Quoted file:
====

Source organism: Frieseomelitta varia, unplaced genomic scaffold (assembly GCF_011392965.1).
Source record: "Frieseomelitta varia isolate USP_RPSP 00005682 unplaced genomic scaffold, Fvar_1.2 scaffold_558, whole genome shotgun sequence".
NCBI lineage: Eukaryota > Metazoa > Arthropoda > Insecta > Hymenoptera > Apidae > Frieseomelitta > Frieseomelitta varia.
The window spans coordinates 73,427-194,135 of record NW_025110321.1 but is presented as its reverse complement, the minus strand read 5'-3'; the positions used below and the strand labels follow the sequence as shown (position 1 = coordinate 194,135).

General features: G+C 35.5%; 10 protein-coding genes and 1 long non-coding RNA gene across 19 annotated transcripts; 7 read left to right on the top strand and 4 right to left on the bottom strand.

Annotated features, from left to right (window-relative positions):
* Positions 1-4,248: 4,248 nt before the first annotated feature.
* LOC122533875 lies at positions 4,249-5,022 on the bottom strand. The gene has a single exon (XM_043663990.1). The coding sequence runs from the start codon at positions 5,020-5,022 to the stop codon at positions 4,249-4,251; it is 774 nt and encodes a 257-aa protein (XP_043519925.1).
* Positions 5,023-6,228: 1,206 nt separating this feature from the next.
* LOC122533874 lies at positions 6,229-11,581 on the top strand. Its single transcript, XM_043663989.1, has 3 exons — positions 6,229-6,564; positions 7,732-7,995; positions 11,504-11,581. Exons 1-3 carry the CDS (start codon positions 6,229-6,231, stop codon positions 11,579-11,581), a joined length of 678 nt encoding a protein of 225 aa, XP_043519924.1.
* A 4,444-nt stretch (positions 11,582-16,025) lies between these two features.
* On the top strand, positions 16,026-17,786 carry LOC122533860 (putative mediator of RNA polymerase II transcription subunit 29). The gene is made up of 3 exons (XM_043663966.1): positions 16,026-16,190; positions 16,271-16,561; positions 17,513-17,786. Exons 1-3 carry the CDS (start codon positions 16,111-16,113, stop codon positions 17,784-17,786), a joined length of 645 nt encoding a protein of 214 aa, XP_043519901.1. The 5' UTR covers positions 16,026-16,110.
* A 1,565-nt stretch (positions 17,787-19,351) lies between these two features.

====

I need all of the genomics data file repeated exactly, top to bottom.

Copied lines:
Source organism: Frieseomelitta varia, unplaced genomic scaffold (assembly GCF_011392965.1).
Source record: "Frieseomelitta varia isolate USP_RPSP 00005682 unplaced genomic scaffold, Fvar_1.2 scaffold_558, whole genome shotgun sequence".
NCBI lineage: Eukaryota > Metazoa > Arthropoda > Insecta > Hymenoptera > Apidae > Frieseomelitta > Frieseomelitta varia.
The window spans coordinates 73,427-194,135 of record NW_025110321.1 but is presented as its reverse complement, the minus strand read 5'-3'; the positions used below and the strand labels follow the sequence as shown (position 1 = coordinate 194,135).

General features: G+C 35.5%; 10 protein-coding genes and 1 long non-coding RNA gene across 19 annotated transcripts; 7 read left to right on the top strand and 4 right to left on the bottom strand.

Annotated features, from left to right (window-relative positions):
* Positions 1-4,248: 4,248 nt before the first annotated feature.
* LOC122533875 lies at positions 4,249-5,022 on the bottom strand. The gene has a single exon (XM_043663990.1). The coding sequence runs from the start codon at positions 5,020-5,022 to the stop codon at positions 4,249-4,251; it is 774 nt and encodes a 257-aa protein (XP_043519925.1).
* Positions 5,023-6,228: 1,206 nt separating this feature from the next.
* LOC122533874 lies at positions 6,229-11,581 on the top strand. Its single transcript, XM_043663989.1, has 3 exons — positions 6,229-6,564; positions 7,732-7,995; positions 11,504-11,581. Exons 1-3 carry the CDS (start codon positions 6,229-6,231, stop codon positions 11,579-11,581), a joined length of 678 nt encoding a protein of 225 aa, XP_043519924.1.
* A 4,444-nt stretch (positions 11,582-16,025) lies between these two features.
* On the top strand, positions 16,026-17,786 carry LOC122533860 (putative mediator of RNA polymerase II transcription subunit 29). The gene is made up of 3 exons (XM_043663966.1): positions 16,026-16,190; positions 16,271-16,561; positions 17,513-17,786. Exons 1-3 carry the CDS (start codon positions 16,111-16,113, stop codon positions 17,784-17,786), a joined length of 645 nt encoding a protein of 214 aa, XP_043519901.1. The 5' UTR covers positions 16,026-16,110.
* A 1,565-nt stretch (positions 17,787-19,351) lies between these two features.